Randal Berger, as a doctor from the government sent to inspect Prentice's asylum, adds a note of madness and greed to the mix, with a wonderfully over-the-top portrayal of a man eager to certify sane people as insane on his way to writing a tell-all book that will make him rich.
A bellhop (Erik Hoover) who attempts to blackmail Mrs. Prentice and has a thing for underage schoolgirls tangles with a clueless policeman (Joel Liestman) who - like almost everyone else - gets talked into stripping to his skivvies as various men and women end up in each other's clothing. Mistaken identities add to the confusion created by Dr. Prentice's lies until the abruptly ridiculous resolution.
Director David Allen Baker Jr. keeps the frantic action coming, with characters rolling back and forth across the stage on wheeled office chairs and weaving around each other as they dash in and out of the four doors. His choice to push the characters far into caricature-land helps boost the humor of the darkly absurd play; more restrained acting would have made some of the scenarios too real for comfort and difficult to stomach.
It's a fast and funny show - if you can laugh at jokes about rape, child molestation, incest, gay and straight sex, transvestites, sadomasochism, prostitution and missing "parts" of Winston Churchill.
Charles Fraser's psychedelic '60s set in eye-popping shades of red, orange, yellow and pink adds visual energy to the already-hopping production.
Orton's last show is also the Burning House Group's final production of its first full season. Given the fine direction and performances, we can only hope to see a lot more of them than "What the Butler Saw."
Seeking asylum in a sex farce of the '60s
HOW TO BED THE BIRDS IN THE CUCKOO'S NEST
by Quinton Skinner
May 16, 2007
When Joe Orton wrote What the Butler Saw in the late 1960s, sexual repression, the gender wars, and psychiatry were hot entrees on the banquet table of social controversy. (Back then, Orton's own homosexuality registered as a mental pathology.) So he set his farce in an institution for the insane, and loaded it up with enough lust and misunderstanding to convincingly indict his times. What this show represents today, though, is a bit of a mystery—and a challenge for the Burning House Group.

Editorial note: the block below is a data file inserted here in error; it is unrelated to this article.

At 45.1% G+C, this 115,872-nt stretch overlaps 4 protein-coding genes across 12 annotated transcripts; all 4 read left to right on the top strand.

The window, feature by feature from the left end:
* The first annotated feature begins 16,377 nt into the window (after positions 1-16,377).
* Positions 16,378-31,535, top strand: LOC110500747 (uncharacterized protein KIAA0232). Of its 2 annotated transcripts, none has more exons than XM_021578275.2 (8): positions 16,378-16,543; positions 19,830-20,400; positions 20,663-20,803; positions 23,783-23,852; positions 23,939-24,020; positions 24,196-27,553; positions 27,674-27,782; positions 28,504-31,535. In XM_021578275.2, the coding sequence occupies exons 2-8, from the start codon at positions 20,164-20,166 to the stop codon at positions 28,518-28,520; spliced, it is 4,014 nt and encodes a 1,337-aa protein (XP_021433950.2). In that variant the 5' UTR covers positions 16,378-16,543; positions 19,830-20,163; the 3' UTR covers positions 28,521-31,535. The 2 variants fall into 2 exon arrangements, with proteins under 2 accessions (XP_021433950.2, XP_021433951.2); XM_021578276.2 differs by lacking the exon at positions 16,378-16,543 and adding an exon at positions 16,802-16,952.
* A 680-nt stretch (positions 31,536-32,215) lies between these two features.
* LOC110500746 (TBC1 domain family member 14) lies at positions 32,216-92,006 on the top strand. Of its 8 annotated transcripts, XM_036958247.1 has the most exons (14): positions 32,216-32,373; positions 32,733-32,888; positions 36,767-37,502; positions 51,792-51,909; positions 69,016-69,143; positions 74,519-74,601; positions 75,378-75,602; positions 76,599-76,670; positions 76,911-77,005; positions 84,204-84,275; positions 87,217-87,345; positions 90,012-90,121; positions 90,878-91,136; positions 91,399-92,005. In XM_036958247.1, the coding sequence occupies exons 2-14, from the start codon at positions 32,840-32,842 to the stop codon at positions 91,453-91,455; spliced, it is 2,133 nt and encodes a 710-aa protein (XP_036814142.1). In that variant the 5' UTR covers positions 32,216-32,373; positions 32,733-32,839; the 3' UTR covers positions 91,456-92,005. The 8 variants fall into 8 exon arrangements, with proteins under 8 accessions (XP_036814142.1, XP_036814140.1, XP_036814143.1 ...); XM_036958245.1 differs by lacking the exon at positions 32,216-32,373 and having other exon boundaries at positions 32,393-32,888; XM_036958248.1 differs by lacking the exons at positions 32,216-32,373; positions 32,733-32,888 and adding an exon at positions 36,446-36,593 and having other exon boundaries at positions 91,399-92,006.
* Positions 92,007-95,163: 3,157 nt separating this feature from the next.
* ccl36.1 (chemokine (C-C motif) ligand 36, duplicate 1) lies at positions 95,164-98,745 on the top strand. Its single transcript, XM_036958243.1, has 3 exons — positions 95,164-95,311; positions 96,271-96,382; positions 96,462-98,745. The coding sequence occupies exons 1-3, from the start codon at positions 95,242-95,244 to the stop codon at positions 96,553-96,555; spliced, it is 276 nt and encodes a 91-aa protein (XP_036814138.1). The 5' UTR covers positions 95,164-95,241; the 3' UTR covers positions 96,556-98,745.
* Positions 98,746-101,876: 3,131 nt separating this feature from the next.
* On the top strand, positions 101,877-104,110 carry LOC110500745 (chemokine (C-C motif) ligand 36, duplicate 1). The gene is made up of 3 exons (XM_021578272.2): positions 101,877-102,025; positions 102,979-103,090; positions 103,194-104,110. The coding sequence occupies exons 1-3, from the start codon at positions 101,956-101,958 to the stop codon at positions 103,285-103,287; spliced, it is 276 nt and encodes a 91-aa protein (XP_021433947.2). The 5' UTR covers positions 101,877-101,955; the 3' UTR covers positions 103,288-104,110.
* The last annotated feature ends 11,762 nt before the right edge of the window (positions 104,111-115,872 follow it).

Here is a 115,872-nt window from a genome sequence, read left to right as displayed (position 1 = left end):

The action opens in the office of Dr. Prentice (Matt Guidry), who has just inaugurated a job interview with prospective secretary Geraldine (Sara Richardson). The doctor, after a few slugs of scotch to fortify his courage, persuades the lovely girl to strip off her clothes and lie down on a pink sofa bed he keeps behind a surgical curtain for just these occasions. Things are looking shagtastic for Prentice until his wife (Carolyn Pool) arrives unexpectedly early.
Guidry, with a lip-hugging moustache and criminally violet cravat, is unctuous from the start. He alternates between a heavy-lidded torpor and the wide-eyed gaze of a man looking for whatever opportunity presents itself amid a failing marriage. We're soon informed that the missus is a nymphomaniac: At one point Prentice tells his spouse: "You were born with your legs apart. They'll send you to the grave in a Y-shaped coffin." As a result, she is in the process of being blackmailed by a young man (Erik Hoover) with whom she shared a sexual adventure the night before.
Director David Allen Baker Jr. pitches this stuff pretty much like a randy episode of Fawlty Towers; there's plenty of sex talk, but the real business is men and women in various states of perusal, evasion, and marital bickering. Orton throws a crucial new element into the script with the arrival of Dr. Rance (Randal Berger), a government official who has come to document that things are on the level at the institution.
Naturally, things aren't. Prentice, desperate to hide his attempted seduction of Geraldine, follows the bombastic Rance's demand to have the girl committed. (Richardson's big eyes get stuck comically agog as her character tries and fails to explain herself.) Mrs. Prentice's suitor (Erik Hoover) appears in his hotel porter outfit, followed soon by a policeman (Joel Liestman) looking to arrest him for another dalliance (this one with a number of young schoolgirls. Their headmistress, whom he neglected to service, turned him in to the cops).
From here on out it's all slamming doors, men disguised as women and vice-versa, a tremendous amount of boozing, and some unintentional drug use. You get a sense of Orton laughing and rubbing his hands together as these generally unlikable characters churn and spin amid their own lies, resentments, venality, and grandiosity.
Berger, stamping his feet, shouting, and brandishing an oddly paralyzed arm, gives a performance utterly devoid of subtlety. It seems a fine way to play his character—a man who is utterly worthless at understanding anything around him yet envisions fame and fortune from writing a book about the imagined perversions in his midst. Pool is positively frightening, her lips thrust out, her character coming to life in a black slip, aroused only after being slapped around.
Orton's ending is cynical beyond belief, a repudiation of any dramatic concept of emotional payoff, and Pool brilliantly sells it with an exclamation to her newfound twin children (don't ask) that comes off like the most sincere thing anyone has said onstage all night. I can't proclaim that this is an evening without tedium—the machinations of this farce start to grind a little—but the Burning House Group keeps turning the crank with energy. It's also a chance to see the play that Orton himself never enjoyed, having been murdered by his lover before it opened. Social mores may change, but love is timeless in its knack for irony.